The NJ margin has for decades been recognized as among the best siliciclastic passive margins for elucidating the timing/amplitude of eustatic change during the “Ice House” period of Earth history, when glacioeustatic changes shaped continental margin sediment sections around the world. A transect strategy adopted by the international scientific ocean drilling community has been used to study this interval at shallow-water settings offshore NJ, New Zealand and the Bahamas that were dominated by prograding clinoforms. 3D seismic imaging is now a viable tool for the research community, ready to be applied to the NJ margin to put these sampled records in a spatially accurate, stratigraphically meaningful context. Such imagery will allow researchers to map sequences around Exp313 sites with a resolution and confidence previously unattainable, and to analyze their spatial/temporal evolution. Long-awaited objectives include: 1) establishing the impact of known Ice House base-level changes on the stratigraphic record; 2) providing greater understanding of the response of near-shore environments to changes in elevation of global sea level (with special relevance to the current relentless rise), and 3) determining the amplitudes/timing of global sea-level changes during the mid-Cenozoic, which should help humanity put anthropogenic base-level change in a proper long-term context.
For the general benefit of a broad user community of scientists, educators and students, we proposed to coordinate the use of R/V Marcus Langseth to acquire a 3D seismic volume encompassing the three IODP Expedition 313 drillsites on the inner-middle shelf of the New Jersey (NJ) continental margin (Figure 1). Exp313, the latest chapter in the multi-decade Mid Atlantic Transect, represents the community’s best opportunity to link excellently sampled/logged late Paleogene-Neogene prograding clinoforms to state-of-the-art 3D images. The primary goal of this proposal is to constrain the complex forcing functions tying evolution and preservation of the margin stratigraphic record to base-level changes. These processes include eustasy, climatic and paleo-oceanographic variations, tectonism, compaction and rates of sediment supply. Exp313 borehole data will provide lithostratigraphy, geochronology and paleobathymetry. Geomorphology revealed by coherency in horizontal (travel time) slices within the volume (among other 3D imaging tools) will identify diagnostic features such as river systems, shorelines, delta channels, sediment failure scars, etc., none of which can be resolved in existing 2D seismic data to the degree required to map shifting shallow-water depositional settings in the vicinity of clinoform rollovers. Embracing a community-based strategy, the co-PIs will manage planning, acquisition and data processing up to the point of an interpretable 3D volume. This will entail a pre-cruise planning workshop, hands-on training for young scientists at sea, and rapid turn-around of the data by a commercial processor. Data will be made available to the engaged scientific community to use as the foundation of follow-on, PI-driven proposals that improve understanding of factors shaping the NJ margin in particular, and that imprint the sedimentary record at continental margins in general. The scientific parties of several ocean drilling expeditions and outcrop specialists of shallow water systems are two groups certain to want to compare their research experience with the ground-truth these data will provide.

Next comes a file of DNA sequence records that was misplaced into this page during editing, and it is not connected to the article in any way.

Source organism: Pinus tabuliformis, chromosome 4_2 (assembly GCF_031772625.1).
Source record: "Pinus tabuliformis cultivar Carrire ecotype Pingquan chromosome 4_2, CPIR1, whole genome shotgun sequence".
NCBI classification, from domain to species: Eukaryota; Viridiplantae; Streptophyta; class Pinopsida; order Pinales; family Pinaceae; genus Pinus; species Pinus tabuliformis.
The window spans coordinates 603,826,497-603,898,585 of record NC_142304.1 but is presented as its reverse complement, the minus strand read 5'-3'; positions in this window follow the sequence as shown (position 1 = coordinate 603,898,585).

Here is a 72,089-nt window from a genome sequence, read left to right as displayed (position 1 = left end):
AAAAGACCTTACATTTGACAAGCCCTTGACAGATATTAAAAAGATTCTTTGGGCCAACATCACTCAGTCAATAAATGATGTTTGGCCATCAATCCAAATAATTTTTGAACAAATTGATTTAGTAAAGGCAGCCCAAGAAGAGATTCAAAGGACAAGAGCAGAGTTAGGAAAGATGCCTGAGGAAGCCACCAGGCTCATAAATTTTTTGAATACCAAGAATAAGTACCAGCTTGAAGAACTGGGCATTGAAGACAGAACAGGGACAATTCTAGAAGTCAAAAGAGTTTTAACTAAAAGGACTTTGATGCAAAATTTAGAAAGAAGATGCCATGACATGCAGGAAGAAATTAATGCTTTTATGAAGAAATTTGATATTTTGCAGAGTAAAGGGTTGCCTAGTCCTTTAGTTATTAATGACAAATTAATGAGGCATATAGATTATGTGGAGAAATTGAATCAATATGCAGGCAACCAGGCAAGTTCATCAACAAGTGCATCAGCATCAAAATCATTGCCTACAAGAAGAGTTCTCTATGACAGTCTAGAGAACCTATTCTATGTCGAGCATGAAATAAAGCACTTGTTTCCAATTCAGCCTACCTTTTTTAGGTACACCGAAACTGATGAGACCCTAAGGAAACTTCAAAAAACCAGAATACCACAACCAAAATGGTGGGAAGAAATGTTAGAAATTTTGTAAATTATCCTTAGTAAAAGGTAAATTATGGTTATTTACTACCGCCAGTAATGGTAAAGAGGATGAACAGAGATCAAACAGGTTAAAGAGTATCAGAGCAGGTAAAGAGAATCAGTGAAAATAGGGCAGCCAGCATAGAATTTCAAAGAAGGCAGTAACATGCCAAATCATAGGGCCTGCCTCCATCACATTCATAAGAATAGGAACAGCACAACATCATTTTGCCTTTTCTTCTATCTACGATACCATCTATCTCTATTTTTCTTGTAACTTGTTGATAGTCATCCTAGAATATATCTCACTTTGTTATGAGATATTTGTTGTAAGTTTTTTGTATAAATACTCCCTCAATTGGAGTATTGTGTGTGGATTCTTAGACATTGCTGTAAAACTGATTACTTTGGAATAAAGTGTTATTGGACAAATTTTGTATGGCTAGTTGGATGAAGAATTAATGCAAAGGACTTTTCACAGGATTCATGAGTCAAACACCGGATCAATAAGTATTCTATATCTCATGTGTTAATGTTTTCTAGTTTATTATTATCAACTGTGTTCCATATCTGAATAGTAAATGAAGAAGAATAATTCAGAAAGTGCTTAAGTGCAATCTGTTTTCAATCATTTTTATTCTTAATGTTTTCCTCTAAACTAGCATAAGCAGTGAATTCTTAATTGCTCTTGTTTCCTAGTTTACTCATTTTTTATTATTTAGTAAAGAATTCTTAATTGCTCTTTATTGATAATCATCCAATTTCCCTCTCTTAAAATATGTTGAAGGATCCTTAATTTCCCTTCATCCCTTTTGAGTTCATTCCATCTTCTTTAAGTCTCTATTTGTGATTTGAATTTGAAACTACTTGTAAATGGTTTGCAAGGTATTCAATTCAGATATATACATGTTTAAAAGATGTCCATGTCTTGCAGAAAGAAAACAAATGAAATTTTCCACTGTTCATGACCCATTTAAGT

The community will be engaged in 3 ways.
The 3D images will very likely become an integral part of IODP outreach. Lamont-Doherty Earth Observatory and the University of Texas Institute for Geophysics have collaborative NSF grants to archive marine seismic data collected with NSF support. The raw field data will be delivered to the LDEO facility immediately after acquisition, and a fully processed 3D data ‘volume’ will be sent to the UTIG facility ~5 months after that, with the expectation that these data will become a showcase for how such sub-seafloor imaging can inform the understanding of stratigraphic evolution at continental margins.